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November 1, 2023

CT graduation rates and academic growth down, report shows

Pixabay | elizabethaferry/

Though the state is seeing slight improvements in chronic absenteeism, some test scores and postsecondary preparation, education in Connecticut continues to trail behind pre-pandemic achievement.

On Wednesday, the Department of Education released its annual accountability report, which showed a decline in graduation rates and the average percentage of growth in core subjects in the 2022-23 school year compared to the year prior.

All 12 of the state’s measures remain worse than the 2018-19 academic year.

“Achievement still lacks pre-pandemic levels. Our growth slowed a little bit this past year, and that is something we’re watching and continuing to work on. On-track to high school graduation is at about the lowest levels we have seen in the system, and that is concerning,” said Ajit Gopalakrishnan, the department’s chief performance officer.

The accountability system reports test scores, percentage of growth in English and math, chronic absenteeism, postsecondary preparation, readiness and entrance, whether students are on track to graduate, four- and six-year graduation rates, physical fitness and access to arts.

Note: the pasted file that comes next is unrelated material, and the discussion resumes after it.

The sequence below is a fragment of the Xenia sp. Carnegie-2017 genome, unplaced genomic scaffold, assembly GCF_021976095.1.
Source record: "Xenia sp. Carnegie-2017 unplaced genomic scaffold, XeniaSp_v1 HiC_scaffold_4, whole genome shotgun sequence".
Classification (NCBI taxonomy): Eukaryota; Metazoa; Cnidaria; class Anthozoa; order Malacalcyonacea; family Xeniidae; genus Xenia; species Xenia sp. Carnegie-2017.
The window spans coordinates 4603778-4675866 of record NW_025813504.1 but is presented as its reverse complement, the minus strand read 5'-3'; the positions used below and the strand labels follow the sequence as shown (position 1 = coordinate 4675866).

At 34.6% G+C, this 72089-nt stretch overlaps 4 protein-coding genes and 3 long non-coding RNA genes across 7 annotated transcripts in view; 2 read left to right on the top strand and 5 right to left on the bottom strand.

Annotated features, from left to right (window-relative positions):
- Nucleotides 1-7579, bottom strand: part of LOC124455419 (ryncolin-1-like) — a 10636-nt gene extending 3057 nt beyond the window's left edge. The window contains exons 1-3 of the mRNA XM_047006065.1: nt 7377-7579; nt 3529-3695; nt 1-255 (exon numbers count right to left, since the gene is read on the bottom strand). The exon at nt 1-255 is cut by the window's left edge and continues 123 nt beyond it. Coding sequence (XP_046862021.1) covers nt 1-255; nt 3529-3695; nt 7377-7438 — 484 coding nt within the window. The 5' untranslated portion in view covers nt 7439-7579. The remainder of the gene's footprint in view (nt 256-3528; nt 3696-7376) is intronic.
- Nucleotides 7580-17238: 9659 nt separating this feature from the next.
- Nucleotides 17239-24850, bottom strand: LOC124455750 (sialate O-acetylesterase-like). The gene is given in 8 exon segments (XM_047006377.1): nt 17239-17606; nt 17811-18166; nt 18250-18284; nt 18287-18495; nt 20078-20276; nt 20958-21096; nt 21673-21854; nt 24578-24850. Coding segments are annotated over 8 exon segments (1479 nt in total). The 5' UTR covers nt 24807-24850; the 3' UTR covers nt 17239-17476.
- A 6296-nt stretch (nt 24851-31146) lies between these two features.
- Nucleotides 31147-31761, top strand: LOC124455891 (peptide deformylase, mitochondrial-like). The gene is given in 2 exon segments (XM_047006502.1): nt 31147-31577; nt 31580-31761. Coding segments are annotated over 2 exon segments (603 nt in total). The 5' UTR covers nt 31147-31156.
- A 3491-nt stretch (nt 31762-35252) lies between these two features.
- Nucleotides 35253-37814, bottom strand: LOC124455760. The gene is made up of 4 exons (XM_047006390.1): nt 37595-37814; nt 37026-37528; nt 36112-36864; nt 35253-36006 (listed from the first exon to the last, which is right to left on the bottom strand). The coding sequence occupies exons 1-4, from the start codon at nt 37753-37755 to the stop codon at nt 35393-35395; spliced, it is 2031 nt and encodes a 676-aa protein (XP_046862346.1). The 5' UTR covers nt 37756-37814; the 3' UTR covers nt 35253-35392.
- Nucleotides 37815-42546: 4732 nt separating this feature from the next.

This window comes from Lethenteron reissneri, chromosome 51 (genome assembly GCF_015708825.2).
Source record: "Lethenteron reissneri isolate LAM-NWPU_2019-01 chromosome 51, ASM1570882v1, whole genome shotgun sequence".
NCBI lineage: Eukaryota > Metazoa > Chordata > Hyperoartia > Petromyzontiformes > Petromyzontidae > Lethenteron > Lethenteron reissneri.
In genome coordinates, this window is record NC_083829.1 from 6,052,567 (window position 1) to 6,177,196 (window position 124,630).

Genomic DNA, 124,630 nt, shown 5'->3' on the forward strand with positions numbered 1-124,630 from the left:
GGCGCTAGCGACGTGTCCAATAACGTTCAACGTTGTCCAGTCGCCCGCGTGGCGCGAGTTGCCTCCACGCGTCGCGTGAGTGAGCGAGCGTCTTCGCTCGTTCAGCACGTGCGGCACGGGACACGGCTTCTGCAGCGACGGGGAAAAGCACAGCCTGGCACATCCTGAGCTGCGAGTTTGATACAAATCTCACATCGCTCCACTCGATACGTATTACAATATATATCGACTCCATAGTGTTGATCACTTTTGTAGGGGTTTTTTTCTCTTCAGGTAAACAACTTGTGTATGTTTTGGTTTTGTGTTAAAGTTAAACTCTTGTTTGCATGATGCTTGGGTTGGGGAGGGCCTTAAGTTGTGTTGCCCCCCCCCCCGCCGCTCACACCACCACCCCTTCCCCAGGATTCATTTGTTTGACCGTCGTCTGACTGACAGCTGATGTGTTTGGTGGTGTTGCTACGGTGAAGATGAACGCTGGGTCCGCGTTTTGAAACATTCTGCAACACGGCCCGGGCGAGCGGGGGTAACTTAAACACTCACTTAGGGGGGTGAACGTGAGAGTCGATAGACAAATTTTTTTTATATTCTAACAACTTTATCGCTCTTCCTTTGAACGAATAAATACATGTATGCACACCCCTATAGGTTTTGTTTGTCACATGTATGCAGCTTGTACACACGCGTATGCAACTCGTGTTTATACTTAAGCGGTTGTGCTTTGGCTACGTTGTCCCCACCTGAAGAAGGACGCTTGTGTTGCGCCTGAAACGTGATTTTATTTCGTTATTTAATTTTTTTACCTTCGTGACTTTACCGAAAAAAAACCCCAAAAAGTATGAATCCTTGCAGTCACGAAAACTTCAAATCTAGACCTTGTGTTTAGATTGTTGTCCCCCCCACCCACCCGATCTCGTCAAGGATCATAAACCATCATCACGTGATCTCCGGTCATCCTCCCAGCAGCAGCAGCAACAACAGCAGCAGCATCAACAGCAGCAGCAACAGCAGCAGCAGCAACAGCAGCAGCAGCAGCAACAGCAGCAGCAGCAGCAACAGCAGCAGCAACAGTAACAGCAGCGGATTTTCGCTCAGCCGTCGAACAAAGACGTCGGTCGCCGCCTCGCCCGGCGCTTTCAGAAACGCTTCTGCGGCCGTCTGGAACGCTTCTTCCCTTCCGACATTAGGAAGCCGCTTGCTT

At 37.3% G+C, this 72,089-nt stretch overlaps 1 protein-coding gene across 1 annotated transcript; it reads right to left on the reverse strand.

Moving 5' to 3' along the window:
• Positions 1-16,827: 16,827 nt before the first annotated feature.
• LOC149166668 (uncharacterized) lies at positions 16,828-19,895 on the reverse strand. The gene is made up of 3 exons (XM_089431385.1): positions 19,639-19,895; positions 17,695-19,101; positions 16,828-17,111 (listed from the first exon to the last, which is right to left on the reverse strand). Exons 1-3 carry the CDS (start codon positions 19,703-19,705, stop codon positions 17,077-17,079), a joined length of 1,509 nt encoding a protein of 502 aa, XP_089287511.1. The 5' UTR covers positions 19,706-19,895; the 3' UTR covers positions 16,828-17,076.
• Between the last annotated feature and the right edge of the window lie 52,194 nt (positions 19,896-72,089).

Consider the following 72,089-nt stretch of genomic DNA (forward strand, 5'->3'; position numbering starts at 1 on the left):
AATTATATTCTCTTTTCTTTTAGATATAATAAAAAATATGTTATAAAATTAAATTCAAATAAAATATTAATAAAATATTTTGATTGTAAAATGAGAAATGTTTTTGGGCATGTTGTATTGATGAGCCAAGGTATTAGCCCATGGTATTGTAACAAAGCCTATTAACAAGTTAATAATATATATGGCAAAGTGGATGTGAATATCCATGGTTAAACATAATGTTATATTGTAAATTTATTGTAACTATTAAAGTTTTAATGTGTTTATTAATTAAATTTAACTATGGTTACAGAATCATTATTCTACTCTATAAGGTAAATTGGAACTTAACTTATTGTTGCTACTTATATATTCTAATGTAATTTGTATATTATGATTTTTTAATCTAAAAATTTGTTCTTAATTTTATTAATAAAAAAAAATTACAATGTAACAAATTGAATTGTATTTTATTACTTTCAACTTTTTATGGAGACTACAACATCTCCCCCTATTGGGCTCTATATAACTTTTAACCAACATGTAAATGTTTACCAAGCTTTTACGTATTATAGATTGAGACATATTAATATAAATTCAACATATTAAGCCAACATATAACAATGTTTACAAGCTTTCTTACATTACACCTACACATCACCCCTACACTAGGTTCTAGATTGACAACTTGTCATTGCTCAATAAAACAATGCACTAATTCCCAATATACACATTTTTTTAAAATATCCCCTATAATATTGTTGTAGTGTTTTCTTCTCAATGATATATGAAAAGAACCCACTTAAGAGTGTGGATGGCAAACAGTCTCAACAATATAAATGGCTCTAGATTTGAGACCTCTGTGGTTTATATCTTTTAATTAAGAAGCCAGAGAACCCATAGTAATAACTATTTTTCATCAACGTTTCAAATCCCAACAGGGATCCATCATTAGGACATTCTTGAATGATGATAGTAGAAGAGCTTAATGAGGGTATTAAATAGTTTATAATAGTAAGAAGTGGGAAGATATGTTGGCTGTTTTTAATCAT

On average for all students, about 82.4% are on-track to graduate from high school, down from 82.7% in 2021 and 88% in 2018.

“For on-track graduation, we’re primarily looking at ninth-graders here and whether they’re earning the requisite credits to be on pace to graduate on time in four years, and that threshold changed with the increased graduation requirements,” Gopalakrishnan said. “Starting in 2021-22, we now look for at least six credits in the ninth-grade year. Most high schools were already at 24 or 25 credits, even before the requirements went into place, but we implemented that change in 21-22.”

Gopalakrishnan added that rates of students who are on-track to graduate have been declining for several years, but the gap between high-needs students and their non-high-needs peers is staggering.

“Now we are around 74% [on track to graduate] for students with high needs and their non-high-needs peers are almost at a 93%, a 19% gap,” Gopalakrishnan said. “That is something that we continue to pay close attention to and bring a lot of resources and support to.”

In 2022-23, Connecticut also saw a decline in its English test scores, averaging around 63.9, down from 64.2 in 2021-22 and down from 67.7 in 2018-19. The state’s target is a score of 75. Math and science scores for all students improved from 47.7 to 48.9 and 61.4 to 61.6 respectively.

The growth in English and math scores dropped since the 2021-22 academic year, by over 3 percentage points in English and nearly 4 percentage points in math.

"The purpose of the system is not to name and shame schools and make them feel bad as much as to really use the information as reflective information to make good decisions. The idea of the system is also for us at the state Department of Education to bring support and recognition," Gopalakrishnan said.

Gopalakrishnan also highlighted state initiatives that continue to work toward improving education in the state, including free community college, an aspiring educators' diversity scholarship program, model curricula, high dosage tutoring for middle school students and summer enrichment programs.

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